VyOS Platform Blog

Building an open source network OS for the people, together.

VyOS Project 2020 February Update

Posted 20 Feb, 2020 by Yuriy Andamasov

We skipped January update as we were busy,  but time flies fast so here it is.

February update, first in 2020 and with bunch updates!  

VyOS 1.2.5 early production access

VyOS 1.2.5-epa1 preview release is now available. Everyone can build it from the crux branch, and subscribers can download it from the support portal.

This is mostly a bugfix release, but it also offers some feature backports, such as rate-limiting options for the PPPoE server.

Here’s the full changelog so far

Our routers are already running 1.2.5-epa, and if no bugs are discovered, we’ll make a final 1.2.5 builds that probably will include some few more fixes.

VyOS 1.2.x going to maintenance mode

Our initial idea for LTS releases was that they will be completely feature-frozen. That turned out pretty wrong in practice because it wasn’t what people wanted, and because many features developed in the current branch do not interfere with any existing features and are safe to include in a stable release.

For a full year, we’ve been including feature backports in 1.2 releases, which enabled subscribers and community members who build from source to get those features faster and help us weed out bugs and edge cases missed during initial testing in the rolling release.

However, as 1.3 development progresses, backporting features gets much harder. We are making big changes in the 1.3 branch to eliminate legacy code and make room for new features such as VRF, and many of those are too big to backport or require config syntax changes and migration scripts, which is clearly unacceptable for an LTS release.

After the 1.2.5 release, the 1.2/crux branch will only receive bug fixes, so that we can focus on getting 1.3 ready for a release. When 1.3 is ready, it will go through a similar cycle, a year or so of feature backports and then a period of maintenance mode until the next release is ready.

Reproducible builds

Right now, you cannot build say 1.2.3 release because the build scripts will pull packages from today’s Debian repositories and our most recent Crux repositories. If you build now, you’ll end up with 1.2.5-epa1.

We are going to experiment with Debian repository snapshots from https://snapshot.debian.org/ and try making snapshots of our own repositories to make old builds reproducible. Thanks to Ken Crandall for suggestion!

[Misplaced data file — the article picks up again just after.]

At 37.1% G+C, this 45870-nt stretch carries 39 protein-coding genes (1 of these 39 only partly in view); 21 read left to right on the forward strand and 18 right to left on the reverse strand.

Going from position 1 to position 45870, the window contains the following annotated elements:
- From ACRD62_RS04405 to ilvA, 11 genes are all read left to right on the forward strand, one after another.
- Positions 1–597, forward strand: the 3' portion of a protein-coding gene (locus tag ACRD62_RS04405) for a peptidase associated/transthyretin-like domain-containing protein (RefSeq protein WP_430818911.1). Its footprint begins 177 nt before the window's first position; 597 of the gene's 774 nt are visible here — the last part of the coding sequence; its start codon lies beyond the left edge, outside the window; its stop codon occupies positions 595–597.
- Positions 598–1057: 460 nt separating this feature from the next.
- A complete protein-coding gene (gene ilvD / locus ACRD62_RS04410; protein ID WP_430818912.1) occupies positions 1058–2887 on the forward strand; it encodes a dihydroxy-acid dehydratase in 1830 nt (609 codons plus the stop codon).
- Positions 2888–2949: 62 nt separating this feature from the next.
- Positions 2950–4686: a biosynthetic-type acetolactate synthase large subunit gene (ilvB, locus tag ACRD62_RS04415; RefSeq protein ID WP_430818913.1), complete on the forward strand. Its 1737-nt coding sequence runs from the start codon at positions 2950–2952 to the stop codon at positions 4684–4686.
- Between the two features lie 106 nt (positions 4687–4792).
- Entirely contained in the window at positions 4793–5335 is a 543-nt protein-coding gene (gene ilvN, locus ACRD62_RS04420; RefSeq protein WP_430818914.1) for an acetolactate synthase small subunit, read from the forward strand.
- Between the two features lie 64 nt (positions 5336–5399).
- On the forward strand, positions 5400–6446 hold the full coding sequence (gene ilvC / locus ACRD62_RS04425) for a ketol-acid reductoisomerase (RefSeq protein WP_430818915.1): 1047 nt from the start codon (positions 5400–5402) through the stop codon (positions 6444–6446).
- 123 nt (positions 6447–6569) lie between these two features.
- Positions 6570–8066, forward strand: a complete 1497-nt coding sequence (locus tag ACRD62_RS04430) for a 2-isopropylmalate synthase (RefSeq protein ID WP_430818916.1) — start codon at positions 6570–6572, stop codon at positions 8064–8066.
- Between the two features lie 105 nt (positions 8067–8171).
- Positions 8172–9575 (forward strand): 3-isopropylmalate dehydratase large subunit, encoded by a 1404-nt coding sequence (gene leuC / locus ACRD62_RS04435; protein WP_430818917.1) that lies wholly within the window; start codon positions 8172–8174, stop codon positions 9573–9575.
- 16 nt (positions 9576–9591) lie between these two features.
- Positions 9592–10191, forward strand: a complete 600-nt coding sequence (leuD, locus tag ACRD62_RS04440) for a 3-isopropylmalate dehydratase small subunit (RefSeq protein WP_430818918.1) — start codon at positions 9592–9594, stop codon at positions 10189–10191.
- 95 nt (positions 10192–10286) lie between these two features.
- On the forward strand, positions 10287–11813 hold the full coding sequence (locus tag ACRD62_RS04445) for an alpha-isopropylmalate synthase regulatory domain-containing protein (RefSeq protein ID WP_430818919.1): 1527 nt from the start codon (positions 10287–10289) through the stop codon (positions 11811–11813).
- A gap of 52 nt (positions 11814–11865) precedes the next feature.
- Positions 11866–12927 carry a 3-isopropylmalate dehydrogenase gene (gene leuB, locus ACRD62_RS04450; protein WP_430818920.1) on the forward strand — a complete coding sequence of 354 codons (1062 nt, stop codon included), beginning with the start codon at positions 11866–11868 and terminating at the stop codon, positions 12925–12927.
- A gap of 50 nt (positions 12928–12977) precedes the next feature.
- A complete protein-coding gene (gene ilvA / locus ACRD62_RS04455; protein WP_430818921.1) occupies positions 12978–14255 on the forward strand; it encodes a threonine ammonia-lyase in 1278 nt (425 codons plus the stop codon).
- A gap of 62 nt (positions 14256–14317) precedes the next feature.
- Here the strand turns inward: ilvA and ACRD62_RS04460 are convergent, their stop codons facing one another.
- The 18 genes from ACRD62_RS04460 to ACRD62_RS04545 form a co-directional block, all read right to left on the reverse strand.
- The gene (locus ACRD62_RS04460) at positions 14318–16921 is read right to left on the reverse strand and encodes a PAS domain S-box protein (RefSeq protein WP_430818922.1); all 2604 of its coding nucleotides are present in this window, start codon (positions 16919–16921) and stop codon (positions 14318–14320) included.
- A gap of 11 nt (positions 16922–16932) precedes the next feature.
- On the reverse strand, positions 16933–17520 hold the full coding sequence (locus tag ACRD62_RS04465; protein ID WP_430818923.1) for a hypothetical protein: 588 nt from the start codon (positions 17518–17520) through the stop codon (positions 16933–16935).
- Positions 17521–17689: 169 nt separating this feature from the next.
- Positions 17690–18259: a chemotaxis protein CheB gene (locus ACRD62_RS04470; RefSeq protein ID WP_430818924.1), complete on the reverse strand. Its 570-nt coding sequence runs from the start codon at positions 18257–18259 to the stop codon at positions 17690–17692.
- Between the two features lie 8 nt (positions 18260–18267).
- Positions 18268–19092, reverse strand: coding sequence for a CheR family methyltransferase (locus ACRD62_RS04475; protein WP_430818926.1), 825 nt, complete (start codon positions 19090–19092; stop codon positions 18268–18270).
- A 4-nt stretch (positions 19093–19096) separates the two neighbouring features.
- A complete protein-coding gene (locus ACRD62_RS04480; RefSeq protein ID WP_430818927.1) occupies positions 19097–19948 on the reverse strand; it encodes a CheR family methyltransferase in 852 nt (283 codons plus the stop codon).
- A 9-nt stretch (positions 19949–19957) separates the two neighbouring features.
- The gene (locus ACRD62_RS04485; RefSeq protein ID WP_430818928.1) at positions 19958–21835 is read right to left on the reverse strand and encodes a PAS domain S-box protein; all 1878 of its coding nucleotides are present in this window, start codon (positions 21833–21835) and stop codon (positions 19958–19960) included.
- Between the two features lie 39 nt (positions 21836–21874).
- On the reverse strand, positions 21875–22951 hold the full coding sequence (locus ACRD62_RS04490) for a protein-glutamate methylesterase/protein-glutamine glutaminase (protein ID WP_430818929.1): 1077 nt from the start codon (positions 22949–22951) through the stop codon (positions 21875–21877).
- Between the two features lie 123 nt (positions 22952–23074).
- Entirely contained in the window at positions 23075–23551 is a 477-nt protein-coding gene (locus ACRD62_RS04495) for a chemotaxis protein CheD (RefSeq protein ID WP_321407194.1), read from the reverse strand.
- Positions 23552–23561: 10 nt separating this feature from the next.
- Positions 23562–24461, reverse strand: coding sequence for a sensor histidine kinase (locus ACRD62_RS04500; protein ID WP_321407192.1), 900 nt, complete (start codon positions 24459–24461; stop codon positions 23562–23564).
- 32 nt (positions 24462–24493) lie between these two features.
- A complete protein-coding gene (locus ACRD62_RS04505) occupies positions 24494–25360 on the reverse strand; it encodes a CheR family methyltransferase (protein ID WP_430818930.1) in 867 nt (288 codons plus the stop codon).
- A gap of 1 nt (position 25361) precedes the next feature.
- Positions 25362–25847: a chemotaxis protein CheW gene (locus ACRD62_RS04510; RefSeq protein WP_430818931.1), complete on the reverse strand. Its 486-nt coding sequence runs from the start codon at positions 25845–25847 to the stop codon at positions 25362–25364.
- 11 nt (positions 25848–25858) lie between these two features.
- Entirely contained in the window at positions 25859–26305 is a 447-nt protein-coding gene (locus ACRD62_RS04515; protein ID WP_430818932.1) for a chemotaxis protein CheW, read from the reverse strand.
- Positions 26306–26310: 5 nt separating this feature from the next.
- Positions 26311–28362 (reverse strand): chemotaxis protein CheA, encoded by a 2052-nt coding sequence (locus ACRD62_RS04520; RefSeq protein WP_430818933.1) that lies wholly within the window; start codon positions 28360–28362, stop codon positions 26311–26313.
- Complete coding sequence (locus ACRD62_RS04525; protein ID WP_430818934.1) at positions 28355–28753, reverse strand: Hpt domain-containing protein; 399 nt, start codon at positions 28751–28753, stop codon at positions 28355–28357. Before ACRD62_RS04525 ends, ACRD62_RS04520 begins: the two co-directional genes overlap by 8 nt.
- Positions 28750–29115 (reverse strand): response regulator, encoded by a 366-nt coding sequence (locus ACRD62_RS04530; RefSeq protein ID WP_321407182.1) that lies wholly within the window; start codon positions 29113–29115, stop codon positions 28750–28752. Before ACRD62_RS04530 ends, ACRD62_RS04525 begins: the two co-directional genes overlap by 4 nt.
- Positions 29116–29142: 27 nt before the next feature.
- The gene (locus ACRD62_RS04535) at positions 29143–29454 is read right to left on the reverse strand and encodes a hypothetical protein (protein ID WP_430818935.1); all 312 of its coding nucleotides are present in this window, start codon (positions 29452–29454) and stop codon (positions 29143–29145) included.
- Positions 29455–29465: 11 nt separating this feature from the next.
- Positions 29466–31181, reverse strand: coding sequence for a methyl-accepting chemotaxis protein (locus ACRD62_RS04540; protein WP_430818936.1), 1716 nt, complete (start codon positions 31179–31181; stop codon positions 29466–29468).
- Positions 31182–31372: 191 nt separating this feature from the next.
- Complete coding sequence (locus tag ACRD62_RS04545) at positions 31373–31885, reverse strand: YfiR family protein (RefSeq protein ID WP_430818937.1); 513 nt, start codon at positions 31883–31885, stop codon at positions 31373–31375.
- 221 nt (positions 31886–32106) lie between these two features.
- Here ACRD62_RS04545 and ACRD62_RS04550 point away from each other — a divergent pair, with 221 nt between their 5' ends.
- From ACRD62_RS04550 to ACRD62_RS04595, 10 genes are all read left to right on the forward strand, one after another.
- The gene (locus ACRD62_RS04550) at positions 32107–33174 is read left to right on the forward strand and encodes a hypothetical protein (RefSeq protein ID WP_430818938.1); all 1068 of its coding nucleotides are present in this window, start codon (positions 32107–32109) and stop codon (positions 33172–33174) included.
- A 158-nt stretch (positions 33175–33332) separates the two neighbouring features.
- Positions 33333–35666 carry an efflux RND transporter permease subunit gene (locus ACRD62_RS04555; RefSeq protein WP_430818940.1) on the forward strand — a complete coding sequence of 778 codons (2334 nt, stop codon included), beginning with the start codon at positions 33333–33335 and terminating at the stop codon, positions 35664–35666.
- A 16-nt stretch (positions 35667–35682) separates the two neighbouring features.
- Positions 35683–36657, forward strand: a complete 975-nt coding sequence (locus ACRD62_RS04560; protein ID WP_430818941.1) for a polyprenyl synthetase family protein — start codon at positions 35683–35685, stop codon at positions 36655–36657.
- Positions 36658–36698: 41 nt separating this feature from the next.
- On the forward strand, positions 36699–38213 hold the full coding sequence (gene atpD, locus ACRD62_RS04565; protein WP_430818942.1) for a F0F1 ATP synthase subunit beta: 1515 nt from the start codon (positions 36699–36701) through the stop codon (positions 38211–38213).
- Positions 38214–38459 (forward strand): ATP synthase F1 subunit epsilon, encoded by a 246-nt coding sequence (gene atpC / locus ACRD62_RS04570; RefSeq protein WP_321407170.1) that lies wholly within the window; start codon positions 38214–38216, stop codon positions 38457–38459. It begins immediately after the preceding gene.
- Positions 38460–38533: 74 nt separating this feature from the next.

What’s going on in 1.3?

Quite a lot, really!

  • An option not to check VRRP state when running transition scripts. That was a common gotcha and a source of confusion—now you can choose whether to run them every time keepalived brings a group up, or to employ “same state” tracking.
  • On the subject of VRRP, it now supports dynamic interfaces like OpenVPN and sets their group to the fault state when an interface disappears.
  • Multiple improvements in the PPPoE server, including IPv6 negotiation support.
  • Our new contributor Thomas Mangin from ExaBGP is working on a VRF prototype!
  • He also made a small but nice improvement to vyos-1x: “make deb” now saves you time remembering dpkg-buildpackage options and makes a .deb in the parent directory for you.
  • cli-shell-api now exits with unique errors codes for different conditions such as invalid path, empty config etc. Soon this will also be reflected in the exception hierarchy used by the vyos.config Python module.
  • Lots of small clean-ups, CLI help fixes and similar.

All in all, the VyOS 1.3 branch is getting closer to a soft feature freeze and stabilization phase.

One more thing we are going to look into is replacing OpenNHRPd with FRR’s nhrpd. NHRP (Next Hop Resolution Protocol) is a critical part of DMVPN since it’s what makes it dynamic and multipoint. It serves a role similar to ARP and NDP, but for network layer setups, without it you’d have to add all GRE endpoints for spokes by hand. The bad thing about OpenNHRP is that it’s essentially unmaintained, while FRR’s implementation has been getting quite a bit of attention lately.

Stay tuned for more updates!

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